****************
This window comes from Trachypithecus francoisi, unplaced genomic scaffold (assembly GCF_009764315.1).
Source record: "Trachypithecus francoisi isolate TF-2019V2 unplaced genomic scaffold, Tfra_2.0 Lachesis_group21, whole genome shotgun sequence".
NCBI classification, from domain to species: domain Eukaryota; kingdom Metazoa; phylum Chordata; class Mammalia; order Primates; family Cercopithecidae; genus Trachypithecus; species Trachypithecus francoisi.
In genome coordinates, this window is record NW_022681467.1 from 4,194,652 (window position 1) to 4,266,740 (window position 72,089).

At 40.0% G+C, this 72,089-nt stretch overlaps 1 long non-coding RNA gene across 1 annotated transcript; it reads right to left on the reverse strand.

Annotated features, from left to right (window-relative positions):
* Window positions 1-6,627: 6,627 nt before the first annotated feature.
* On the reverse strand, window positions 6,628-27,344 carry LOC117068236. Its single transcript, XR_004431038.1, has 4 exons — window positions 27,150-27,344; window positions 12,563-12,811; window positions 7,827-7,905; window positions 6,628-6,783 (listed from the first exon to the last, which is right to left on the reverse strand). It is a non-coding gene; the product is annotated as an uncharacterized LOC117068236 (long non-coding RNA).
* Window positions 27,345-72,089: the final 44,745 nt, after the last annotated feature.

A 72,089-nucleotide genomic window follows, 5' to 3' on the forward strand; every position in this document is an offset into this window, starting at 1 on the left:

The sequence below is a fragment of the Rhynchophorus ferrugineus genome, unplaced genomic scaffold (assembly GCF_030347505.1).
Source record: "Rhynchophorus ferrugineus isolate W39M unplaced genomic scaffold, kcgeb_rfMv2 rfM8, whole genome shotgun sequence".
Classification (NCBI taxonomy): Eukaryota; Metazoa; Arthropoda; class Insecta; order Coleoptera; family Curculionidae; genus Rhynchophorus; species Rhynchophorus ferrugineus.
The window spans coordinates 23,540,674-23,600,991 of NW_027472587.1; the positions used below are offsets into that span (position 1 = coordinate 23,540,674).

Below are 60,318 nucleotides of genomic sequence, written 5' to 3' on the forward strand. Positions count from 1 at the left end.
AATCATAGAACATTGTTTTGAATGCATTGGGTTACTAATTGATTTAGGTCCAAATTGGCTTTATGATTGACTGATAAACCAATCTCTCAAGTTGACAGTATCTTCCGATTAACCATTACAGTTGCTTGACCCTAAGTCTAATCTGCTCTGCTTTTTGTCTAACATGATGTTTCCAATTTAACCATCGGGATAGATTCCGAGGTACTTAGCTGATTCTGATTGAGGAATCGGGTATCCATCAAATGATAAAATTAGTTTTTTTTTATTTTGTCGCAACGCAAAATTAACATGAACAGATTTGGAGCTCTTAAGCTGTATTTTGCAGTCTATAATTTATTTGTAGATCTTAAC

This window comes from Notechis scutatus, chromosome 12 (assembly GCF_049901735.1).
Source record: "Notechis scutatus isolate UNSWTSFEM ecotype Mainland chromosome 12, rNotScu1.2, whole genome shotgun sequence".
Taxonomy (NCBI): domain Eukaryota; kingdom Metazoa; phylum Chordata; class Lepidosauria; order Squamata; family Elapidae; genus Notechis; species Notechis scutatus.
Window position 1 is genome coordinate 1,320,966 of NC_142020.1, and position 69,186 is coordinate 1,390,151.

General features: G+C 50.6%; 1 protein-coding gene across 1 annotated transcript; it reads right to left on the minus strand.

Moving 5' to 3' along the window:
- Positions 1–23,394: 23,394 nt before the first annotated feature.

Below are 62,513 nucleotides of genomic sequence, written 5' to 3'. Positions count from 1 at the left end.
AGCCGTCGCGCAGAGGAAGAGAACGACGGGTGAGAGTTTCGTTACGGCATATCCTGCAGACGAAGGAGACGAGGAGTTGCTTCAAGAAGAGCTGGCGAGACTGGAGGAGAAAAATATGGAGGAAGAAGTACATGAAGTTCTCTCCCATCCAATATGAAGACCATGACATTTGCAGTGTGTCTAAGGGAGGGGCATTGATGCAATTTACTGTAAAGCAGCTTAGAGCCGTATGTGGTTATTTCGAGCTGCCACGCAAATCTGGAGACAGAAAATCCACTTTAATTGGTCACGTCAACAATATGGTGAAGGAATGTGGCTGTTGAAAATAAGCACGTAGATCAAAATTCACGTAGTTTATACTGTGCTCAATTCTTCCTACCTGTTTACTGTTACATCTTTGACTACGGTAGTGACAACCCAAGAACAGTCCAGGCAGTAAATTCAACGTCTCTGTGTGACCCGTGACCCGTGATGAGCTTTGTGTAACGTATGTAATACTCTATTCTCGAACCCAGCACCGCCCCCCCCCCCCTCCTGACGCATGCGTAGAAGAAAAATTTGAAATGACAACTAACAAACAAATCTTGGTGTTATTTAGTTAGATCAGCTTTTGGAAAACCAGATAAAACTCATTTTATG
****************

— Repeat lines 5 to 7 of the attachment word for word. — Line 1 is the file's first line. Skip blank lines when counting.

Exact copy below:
At 40.0% G+C, this 72,089-nt stretch overlaps 1 long non-coding RNA gene across 1 annotated transcript; it reads right to left on the reverse strand.

Annotated features, from left to right (window-relative positions):
* Window positions 1-6,627: 6,627 nt before the first annotated feature.